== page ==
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Czechs go crazy as pop singer Karel Gott turns 80

People queued to get their hands on ‘Zero Euro’, approved by European Central Bank as souvenir banknote, depicting the pop icon

Hundreds of people from home and abroad queued in steady rain in central Prague Sunday to buy a “Zero Euro” souvenir banknote depicting Czech pop singer Karel Gott in honour of his 80th birthday.

The first fans and collectors arrived on Thursday to buy the zero-denomination banknote for the equivalent of €2 from special ATMs in the shop of a local record company.

“We arrived at 6:00 a.m. on Saturday. We slept in a sleeping bag on the pavement,” said Lukas Gandzala, who came from the northern Slovak city of Poprad, some 450 km from Prague.

“We collect the banknotes, the Zero Euro is a big phenomenon in our country, and so is Karel Gott,” he said, folding his umbrella to finally get inside the shop after his rain-drenched 26-hour wait.

Unlike Slovakia, with which it formed a single State until 1993, the Czech Republic has not yet introduced the euro and its government has no plans to replace its koruna currency in the near future.

Created by Frenchman Richard Faille in 2015 and authorised by the European Central Bank, the Zero Euro notes used solely as souvenirs have so far depicted well-known sites, such as the Eiffel Tower and the Big Ben, and people like Dutch painter Rembrandt van Rijn.

Dubbed “Divine Karel,” Gott has been voted the most popular singer 42 times in the annual Golden Nightingale poll of Czech music fans.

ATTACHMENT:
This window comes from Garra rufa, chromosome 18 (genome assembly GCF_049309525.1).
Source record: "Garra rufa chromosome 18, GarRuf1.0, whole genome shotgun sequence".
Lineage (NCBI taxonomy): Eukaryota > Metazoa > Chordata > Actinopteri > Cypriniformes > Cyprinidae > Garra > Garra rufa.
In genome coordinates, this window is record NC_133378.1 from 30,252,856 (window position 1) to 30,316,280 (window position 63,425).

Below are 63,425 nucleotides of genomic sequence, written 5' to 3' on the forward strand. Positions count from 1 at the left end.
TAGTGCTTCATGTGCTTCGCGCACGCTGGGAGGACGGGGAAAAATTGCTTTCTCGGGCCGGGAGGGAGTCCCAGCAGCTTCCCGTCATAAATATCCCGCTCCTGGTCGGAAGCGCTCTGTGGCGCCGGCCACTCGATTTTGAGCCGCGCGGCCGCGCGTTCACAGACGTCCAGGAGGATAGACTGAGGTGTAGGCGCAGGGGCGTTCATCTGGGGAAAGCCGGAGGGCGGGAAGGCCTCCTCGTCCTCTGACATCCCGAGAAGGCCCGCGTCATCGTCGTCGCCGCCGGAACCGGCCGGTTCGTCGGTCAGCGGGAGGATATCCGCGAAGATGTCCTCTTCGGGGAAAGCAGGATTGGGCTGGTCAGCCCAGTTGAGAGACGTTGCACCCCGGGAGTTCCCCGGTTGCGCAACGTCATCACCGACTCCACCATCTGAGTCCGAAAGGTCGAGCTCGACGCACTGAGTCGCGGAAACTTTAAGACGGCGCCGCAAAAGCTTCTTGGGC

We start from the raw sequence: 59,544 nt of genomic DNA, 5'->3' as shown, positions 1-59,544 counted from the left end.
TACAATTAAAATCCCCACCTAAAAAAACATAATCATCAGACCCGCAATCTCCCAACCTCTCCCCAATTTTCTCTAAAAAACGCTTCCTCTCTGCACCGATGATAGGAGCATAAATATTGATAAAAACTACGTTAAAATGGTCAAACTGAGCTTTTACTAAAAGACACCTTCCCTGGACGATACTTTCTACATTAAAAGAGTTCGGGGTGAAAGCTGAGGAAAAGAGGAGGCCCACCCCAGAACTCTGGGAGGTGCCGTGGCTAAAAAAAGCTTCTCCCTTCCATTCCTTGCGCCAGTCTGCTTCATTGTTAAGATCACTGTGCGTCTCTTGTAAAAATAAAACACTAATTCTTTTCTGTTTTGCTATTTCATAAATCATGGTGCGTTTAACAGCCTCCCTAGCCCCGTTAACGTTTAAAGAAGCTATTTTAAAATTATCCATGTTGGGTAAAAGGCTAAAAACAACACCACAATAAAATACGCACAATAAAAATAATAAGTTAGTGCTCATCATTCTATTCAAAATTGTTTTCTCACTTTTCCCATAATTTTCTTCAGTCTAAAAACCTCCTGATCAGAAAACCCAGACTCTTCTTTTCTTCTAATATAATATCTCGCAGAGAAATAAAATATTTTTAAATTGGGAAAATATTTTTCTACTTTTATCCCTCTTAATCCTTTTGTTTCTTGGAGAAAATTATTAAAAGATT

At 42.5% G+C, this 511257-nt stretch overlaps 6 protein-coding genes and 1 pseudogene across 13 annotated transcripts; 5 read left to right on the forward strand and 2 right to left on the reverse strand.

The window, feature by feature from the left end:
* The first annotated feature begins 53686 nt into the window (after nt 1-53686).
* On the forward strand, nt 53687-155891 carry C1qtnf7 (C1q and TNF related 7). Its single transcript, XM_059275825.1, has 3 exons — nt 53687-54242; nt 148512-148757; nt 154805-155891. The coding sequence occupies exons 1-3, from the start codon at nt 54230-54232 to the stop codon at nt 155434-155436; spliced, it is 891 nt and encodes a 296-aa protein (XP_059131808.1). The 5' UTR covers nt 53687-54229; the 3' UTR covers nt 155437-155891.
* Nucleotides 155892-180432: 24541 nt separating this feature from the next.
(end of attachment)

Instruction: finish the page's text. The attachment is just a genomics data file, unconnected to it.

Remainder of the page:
Golden voice

Very popular also in neighbouring Germany, Gott has released almost 300 LPs and CDs, selling dozens of millions of them.

Relishing the singer’s hits as well as the title song for the Maya the Bee children’s TV series, German fans have dubbed Gott “the Golden Voice from Prague”.

Born on July 14, 1939, Gott rose to stardom in the 1960s when he sang in Germany and the U.S. and represented Austria in the Eurovision song contest.

At the weekend, Czech Television filled its prime time with Gott-related shows, while the top-selling broadsheet DNES published recipes for Gott’s favourite meals on its website.

At the front of the winding, bulky queue, Jana Vankova from Ricany near Prague, who spent the night in a folding chair, said she would buy the banknote as a birthday tribute to Gott. “We’re all fans, not banknote dealers. We really love Gott,” she said.

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